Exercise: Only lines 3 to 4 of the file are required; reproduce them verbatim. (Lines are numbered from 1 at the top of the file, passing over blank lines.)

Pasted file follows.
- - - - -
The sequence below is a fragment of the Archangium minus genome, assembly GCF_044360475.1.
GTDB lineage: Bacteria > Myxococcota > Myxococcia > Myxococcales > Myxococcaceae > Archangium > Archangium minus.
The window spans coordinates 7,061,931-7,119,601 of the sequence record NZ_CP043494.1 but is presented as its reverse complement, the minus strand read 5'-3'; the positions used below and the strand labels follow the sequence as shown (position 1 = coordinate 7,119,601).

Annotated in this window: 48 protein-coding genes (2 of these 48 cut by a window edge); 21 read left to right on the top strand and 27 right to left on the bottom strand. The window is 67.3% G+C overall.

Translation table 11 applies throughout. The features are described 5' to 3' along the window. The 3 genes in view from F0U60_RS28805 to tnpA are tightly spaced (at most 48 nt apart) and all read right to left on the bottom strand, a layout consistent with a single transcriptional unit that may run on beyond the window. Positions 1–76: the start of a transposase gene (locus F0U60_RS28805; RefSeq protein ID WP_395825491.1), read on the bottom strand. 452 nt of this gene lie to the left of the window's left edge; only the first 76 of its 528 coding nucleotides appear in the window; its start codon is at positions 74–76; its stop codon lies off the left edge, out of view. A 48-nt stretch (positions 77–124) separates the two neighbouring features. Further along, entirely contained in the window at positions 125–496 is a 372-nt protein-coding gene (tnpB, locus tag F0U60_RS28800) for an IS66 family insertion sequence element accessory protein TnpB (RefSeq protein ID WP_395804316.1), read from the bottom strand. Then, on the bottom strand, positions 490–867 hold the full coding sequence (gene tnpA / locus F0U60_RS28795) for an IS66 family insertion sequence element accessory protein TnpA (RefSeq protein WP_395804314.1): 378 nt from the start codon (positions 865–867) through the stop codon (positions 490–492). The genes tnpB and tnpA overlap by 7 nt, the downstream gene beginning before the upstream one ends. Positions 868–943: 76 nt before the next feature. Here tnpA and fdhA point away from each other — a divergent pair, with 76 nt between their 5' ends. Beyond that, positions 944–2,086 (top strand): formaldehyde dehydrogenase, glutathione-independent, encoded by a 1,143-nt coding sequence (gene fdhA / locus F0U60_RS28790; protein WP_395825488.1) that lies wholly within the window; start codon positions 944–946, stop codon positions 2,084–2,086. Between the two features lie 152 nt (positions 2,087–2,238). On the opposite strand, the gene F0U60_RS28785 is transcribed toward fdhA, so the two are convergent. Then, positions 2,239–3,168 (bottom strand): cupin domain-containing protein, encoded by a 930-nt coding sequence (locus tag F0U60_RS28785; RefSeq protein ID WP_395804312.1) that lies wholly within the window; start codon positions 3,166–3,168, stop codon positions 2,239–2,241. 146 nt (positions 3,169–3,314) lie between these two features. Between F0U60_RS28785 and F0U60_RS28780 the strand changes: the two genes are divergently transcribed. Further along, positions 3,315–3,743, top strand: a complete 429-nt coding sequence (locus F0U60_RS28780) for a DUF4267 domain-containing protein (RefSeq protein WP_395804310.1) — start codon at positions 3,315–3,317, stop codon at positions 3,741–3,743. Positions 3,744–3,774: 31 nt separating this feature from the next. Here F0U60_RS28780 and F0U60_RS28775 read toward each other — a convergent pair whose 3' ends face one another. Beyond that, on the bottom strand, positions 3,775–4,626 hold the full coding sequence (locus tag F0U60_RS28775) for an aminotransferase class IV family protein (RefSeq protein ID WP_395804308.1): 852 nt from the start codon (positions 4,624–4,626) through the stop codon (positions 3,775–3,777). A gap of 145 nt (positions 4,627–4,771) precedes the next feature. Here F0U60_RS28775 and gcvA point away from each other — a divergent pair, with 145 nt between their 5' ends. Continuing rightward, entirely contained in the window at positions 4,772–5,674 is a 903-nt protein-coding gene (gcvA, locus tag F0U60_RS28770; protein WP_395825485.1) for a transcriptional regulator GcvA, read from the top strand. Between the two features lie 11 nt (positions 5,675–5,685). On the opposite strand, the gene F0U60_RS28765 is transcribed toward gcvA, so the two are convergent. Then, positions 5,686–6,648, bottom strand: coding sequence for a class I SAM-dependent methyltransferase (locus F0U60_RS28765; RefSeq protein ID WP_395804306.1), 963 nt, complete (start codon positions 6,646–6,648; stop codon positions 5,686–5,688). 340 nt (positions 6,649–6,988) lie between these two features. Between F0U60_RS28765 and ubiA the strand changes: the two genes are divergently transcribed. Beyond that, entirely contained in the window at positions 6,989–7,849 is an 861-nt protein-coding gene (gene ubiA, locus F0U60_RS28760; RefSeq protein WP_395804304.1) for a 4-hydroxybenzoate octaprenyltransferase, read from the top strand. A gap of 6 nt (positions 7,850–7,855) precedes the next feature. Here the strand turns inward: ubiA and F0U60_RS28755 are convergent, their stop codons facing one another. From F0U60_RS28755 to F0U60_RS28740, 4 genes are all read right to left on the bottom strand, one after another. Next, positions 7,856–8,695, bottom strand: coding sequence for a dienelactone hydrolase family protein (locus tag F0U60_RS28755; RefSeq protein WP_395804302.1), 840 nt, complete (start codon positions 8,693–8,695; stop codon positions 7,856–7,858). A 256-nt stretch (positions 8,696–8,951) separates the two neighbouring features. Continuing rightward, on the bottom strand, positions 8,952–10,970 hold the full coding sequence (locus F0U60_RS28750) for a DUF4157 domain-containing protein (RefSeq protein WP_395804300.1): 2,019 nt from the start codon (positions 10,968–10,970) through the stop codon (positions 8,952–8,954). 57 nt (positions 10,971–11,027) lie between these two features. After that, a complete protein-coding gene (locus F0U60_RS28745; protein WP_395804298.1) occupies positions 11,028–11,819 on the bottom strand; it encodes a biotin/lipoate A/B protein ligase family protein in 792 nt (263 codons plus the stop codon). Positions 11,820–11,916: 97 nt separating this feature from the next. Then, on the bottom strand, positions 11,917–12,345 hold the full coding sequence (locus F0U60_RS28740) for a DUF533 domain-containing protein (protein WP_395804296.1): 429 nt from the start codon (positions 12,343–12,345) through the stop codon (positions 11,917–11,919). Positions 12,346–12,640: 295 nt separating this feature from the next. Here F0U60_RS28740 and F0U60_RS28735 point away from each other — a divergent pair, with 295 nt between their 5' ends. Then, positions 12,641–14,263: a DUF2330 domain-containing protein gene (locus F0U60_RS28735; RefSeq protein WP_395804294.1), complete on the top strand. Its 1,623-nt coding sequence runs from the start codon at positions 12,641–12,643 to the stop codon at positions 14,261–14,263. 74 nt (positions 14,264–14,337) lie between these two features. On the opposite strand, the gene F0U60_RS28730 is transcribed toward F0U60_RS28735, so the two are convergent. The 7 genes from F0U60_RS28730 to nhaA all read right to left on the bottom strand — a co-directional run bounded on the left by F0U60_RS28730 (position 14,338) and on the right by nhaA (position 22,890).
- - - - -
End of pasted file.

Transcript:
The window spans coordinates 7,061,931-7,119,601 of the sequence record NZ_CP043494.1 but is presented as its reverse complement, the minus strand read 5'-3'; the positions used below and the strand labels follow the sequence as shown (position 1 = coordinate 7,119,601).

Annotated in this window: 48 protein-coding genes (2 of these 48 cut by a window edge); 21 read left to right on the top strand and 27 right to left on the bottom strand. The window is 67.3% G+C overall.